Homayoun Ershadi, Zahra Hatami, Zhila Sohrabi. 35mm, 98 min.
(2002) Directed by Saeed
Director Saeed Nouri pays tribute to the early films of Jean-Luc
Godard in this wry study of the complicated relationship between a young man and
Producer/Screenwriter: S. Nouri. Cinematography: A. Jafari. Editor: F.
Allkhani. With: S. Farshadjou, K. Anvari. Video, 12 min.
Friday, February 3
(2005) Directed by Niki
In this first feature film by actress Niki Karimi (THE HIDDEN HALF), a
teenaged girl's travels through Tehran after dark expose a crisis in Iranian
sexual mores, as well as offering a tantalizing glimpse of the city's night
people. When Negar's mother invites her married lover to spend the
night, her daughter willfully sets out on foot at an hour where her only
companions will be prostitutes, runaways, and soldiers. Eventually, Negar
accepts three rides from strange men, and the interior of each car provides the
stage for an unsettling chamber drama. Karimi's arresting photography at
the edge of the visible aptly complements this story of a girl whose chances for
freedom are entwined with danger.
Producers: Hassan Rajabali Bana, Jahan
Kosari. Screenwriters: N. Karimi, Kamboziar Partovi, Cinematographer: Houssein
Jafarian. Editor: Mastaneh Mohajer. With: Hanieh Tavassoli, Saeed Ebrahimifar,
Nader Torkaman, Abdolreza Fakhar. 35mm, 78 min.
Sunday, February 5
(2005) Directed by Niki
See Friday, February 3 above.
Wednesday, February 8
PIECE OF BREAD
(Yek Teke Nan)
(2005) Directed by Kamal Tabrizi
Kamal Tabrizi came out of years of television work to make a name for
himself with his feature film debut, THE LIZARD (2003), which was both a scandal
and a success with its satirical comedy about an escaped convict disguised as a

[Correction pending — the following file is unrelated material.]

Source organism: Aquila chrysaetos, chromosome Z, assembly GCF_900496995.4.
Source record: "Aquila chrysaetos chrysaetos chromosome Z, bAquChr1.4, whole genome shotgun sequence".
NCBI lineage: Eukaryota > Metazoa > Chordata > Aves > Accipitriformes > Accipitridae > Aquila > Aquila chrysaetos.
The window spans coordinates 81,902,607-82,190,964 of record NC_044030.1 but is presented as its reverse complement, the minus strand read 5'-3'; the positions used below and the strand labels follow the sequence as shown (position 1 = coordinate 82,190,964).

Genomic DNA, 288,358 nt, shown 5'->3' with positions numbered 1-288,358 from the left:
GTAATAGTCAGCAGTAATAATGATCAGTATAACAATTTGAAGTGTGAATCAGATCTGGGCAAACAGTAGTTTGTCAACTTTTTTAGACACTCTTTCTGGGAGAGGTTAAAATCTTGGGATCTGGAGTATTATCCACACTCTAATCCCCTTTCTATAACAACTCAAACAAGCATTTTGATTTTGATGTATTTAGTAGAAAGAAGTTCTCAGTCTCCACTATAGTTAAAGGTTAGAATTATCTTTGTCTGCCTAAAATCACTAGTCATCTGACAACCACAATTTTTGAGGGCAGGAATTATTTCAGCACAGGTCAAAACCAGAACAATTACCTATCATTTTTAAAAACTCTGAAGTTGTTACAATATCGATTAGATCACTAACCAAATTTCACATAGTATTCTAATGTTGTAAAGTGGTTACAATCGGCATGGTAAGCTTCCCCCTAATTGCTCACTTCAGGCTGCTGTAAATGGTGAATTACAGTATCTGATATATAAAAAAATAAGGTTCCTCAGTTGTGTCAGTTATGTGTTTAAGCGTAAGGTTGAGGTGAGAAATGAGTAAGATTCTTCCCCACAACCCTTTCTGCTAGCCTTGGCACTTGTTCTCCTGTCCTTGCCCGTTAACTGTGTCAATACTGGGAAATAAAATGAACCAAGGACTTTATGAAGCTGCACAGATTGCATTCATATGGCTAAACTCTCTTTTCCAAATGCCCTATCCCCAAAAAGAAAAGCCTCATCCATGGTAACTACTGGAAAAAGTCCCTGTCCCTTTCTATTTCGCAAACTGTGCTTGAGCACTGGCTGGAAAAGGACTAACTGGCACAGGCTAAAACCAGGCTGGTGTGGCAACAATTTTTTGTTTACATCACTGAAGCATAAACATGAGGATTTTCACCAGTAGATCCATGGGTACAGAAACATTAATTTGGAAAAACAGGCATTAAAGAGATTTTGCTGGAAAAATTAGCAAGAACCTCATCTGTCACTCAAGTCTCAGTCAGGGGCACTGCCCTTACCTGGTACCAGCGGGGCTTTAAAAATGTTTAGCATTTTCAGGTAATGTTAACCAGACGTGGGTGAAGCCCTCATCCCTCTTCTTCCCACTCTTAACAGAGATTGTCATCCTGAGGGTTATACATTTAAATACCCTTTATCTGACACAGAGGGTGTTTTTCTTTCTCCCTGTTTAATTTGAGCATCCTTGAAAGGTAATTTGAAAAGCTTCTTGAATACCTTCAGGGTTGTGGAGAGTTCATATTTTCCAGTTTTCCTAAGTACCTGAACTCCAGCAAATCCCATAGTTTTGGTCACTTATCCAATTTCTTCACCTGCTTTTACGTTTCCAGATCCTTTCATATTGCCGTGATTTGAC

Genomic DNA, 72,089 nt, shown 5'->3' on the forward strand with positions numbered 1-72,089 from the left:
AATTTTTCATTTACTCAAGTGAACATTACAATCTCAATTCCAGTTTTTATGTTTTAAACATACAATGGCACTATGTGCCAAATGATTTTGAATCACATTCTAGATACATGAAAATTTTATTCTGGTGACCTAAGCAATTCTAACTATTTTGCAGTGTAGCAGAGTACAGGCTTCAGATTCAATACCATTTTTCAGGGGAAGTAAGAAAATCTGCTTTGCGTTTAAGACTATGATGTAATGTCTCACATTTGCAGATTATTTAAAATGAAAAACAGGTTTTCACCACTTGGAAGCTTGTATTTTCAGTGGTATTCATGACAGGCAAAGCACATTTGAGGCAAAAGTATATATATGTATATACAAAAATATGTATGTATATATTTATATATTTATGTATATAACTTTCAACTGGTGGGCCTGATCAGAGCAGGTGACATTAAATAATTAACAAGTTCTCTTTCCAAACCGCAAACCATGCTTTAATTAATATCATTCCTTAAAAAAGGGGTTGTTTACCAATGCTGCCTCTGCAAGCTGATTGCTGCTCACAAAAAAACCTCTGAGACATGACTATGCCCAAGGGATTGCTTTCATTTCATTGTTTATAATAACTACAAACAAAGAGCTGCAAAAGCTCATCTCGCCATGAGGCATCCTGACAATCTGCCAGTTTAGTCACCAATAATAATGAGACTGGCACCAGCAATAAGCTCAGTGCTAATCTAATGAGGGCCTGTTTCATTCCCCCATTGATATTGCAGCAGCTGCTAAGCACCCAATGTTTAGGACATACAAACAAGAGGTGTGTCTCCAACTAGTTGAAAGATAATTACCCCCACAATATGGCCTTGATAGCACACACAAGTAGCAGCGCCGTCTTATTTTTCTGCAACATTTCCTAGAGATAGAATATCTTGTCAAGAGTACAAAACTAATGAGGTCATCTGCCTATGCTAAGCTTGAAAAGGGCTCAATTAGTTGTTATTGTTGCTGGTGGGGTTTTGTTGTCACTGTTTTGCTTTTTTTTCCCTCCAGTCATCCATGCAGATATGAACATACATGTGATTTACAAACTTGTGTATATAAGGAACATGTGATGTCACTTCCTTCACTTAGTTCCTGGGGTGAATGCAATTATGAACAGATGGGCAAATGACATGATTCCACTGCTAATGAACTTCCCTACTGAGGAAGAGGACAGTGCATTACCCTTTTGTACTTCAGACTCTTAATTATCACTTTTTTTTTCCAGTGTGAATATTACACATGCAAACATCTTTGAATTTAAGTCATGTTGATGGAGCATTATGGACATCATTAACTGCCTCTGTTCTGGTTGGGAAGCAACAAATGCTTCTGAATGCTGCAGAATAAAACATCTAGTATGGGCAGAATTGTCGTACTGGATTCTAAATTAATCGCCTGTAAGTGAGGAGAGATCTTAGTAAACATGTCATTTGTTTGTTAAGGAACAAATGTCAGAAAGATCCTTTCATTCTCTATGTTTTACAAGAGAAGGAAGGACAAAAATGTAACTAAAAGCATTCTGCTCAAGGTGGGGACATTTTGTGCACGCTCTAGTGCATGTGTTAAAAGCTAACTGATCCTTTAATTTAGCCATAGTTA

mullah. Here Tabrizi takes a more pensive approach to a similar subject:
the roles of religion and spirituality (and the differences between the two) in
contemporary Iran. A PIECE OF BREAD is an ensemble piece about the
reaction to an apparent miracle in a small town. Sent to investigate
are a respected local mullah, a rigid army officer and a na´ve young recruit.
Several story lines intertwine in the course of a journey to the site of the
reputed miracle. As it progresses, the film quietly but steadily develops
a touching sense of wonder at the beauty of the everyday.
Onsori. Screenwriter: Mohammad-Reza Gohari. Cinematographer: Hossein Jafarian.
Editor: Hossein Zandbaf. With: Esmaeel Khalaj, Ahmad Aghaloo, Hooman Seyedi,
Payam Dehkordi. 35mm, 100 min.
CLOSE, SO FAR
(Kheili Dour, Kheili Nazdik)
(2005) Directed by
Masoud Rayegani (from last year's SILENCE OF THE SEA) plays a
wealthy Tehran doctor who lives a life of luxury, surrounded by the latest in
high-tech personal communication devices. This self-satisfied existence
is rocked when he learns that his teenaged son has a brain tumor.
CLOSE, SO FAR follows the doctor's journey as he takes to the road to catch up
with his son, off on a New Year's holiday. This moving film is part male
melodrama, part road movie, developing into a fable of renewal and
transformation. Like A PIECE OF BREAD (with which it shares a
screenwriter), SO CLOSE, SO FAR can be read as either religious parable or
existential allegory. The film is Iran's submission
for the 2005 Foreign-Language Film Oscar.
Producer: R. Mirkarimi.
Screenwriters: R. Mirkarimi, Mohammad-Reza Gohari. Cinematographer: Hamid
Khozolee Abyane. Editor: Bahram Denghani. With: Masoud Rayegani, Afshin Hashemi.
35mm, 121 min.
programs screen at the James Bridges Theater in Melnitz Hall, located on
the northeast corner of the UCLA Westwood campus, near the intersection of
Sunset Boulevard and Hilgard Avenue.
Advance tickets for films screening at UCLA are available for $8 at
Tickets are also available at the theater one
hour before showtime: $7 general admission; $5 students, seniors and UCLA Alumni
Association members with ID.
There is free parking on Loring Ave. after 6pm on weekdays and all day on
Parking is also available adjacent to the James Bridges
Theater in Lot 3 for $8. (The Archive has made the following arrangement
for its patrons: Archive patrons can purchase a parking permit for $5 to be used
for future visits to the James Bridges Theater for a screening. This
represents a $3 savings over the usual price of $8. Further info:
www.cinema.ucla.edu / 310.206.8013.)
INFO: www.cinema.ucla.edu / 310.206.FILM.
... Payvand News - 12/14/05 ... --